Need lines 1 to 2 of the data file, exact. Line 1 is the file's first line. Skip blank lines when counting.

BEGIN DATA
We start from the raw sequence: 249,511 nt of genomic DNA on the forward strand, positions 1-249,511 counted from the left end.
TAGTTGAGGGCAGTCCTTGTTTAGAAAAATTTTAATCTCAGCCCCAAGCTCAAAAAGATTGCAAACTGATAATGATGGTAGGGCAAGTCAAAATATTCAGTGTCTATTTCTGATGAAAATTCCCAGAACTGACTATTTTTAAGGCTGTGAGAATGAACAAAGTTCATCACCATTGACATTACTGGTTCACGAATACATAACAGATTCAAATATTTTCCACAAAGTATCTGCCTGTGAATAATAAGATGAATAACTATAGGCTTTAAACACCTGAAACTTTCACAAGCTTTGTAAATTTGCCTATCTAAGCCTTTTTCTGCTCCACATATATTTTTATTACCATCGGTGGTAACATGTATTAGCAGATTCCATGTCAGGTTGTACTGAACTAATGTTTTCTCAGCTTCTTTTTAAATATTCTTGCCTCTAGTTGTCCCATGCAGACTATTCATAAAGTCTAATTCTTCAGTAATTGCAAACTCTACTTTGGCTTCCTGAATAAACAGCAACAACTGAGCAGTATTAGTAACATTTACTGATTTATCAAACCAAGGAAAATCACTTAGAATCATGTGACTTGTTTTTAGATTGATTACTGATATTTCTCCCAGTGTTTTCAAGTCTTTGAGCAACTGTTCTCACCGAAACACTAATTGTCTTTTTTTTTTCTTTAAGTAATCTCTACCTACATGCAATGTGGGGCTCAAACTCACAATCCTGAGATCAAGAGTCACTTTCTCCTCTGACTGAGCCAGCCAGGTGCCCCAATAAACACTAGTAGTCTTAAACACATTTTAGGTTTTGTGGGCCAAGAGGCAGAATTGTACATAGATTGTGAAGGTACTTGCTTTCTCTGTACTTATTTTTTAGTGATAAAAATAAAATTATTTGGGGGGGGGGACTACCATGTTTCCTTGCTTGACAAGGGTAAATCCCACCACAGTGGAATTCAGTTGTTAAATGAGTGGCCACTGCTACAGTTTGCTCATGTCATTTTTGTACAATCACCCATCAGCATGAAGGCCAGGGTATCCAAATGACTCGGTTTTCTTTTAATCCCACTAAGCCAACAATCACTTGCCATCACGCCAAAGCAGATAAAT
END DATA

We start from the raw sequence: 249,511 nt of genomic DNA on the forward strand, positions 1-249,511 counted from the left end.
TAGTTGAGGGCAGTCCTTGTTTAGAAAAATTTTAATCTCAGCCCCAAGCTCAAAAAGATTGCAAACTGATAATGATGGTAGGGCAAGTCAAAATATTCAGTGTCTATTTCTGATGAAAATTCCCAGAACTGACTATTTTTAAGGCTGTGAGAATGAACAAAGTTCATCACCATTGACATTACTGGTTCACGAATACATAACAGATTCAAATATTTTCCACAAAGTATCTGCCTGTGAATAATAAGATGAATAACTATAGGCTTTAAACACCTGAAACTTTCACAAGCTTTGTAAATTTGCCTATCTAAGCCTTTTTCTGCTCCACATATATTTTTATTACCATCGGTGGTAACATGTATTAGCAGATTCCATGTCAGGTTGTACTGAACTAATGTTTTCTCAGCTTCTTTTTAAATATTCTTGCCTCTAGTTGTCCCATGCAGACTATTCATAAAGTCTAATTCTTCAGTAATTGCAAACTCTACTTTGGCTTCCTGAATAAACAGCAACAACTGAGCAGTATTAGTAACATTTACTGATTTATCAAACCAAGGAAAATCACTTAGAATCATGTGACTTGTTTTTAGATTGATTACTGATATTTCTCCCAGTGTTTTCAAGTCTTTGAGCAACTGTTCTCACCGAAACACTAATTGTCTTTTTTTTTTCTTTAAGTAATCTCTACCTACATGCAATGTGGGGCTCAAACTCACAATCCTGAGATCAAGAGTCACTTTCTCCTCTGACTGAGCCAGCCAGGTGCCCCAATAAACACTAGTAGTCTTAAACACATTTTAGGTTTTGTGGGCCAAGAGGCAGAATTGTACATAGATTGTGAAGGTACTTGCTTTCTCTGTACTTATTTTTTAGTGATAAAAATAAAATTATTTGGGGGGGGGGACTACCATGTTTCCTTGCTTGACAAGGGTAAATCCCACCACAGTGGAATTCAGTTGTTAAATGAGTGGCCACTGCTACAGTTTGCTCATGTCATTTTTGTACAATCACCCATCAGCATGAAGGCCAGGGTATCCAAATGACTCGGTTTTCTTTTAATCCCACTAAGCCAACAATCACTTGCCATCACGCCAAAGCAGATAAAT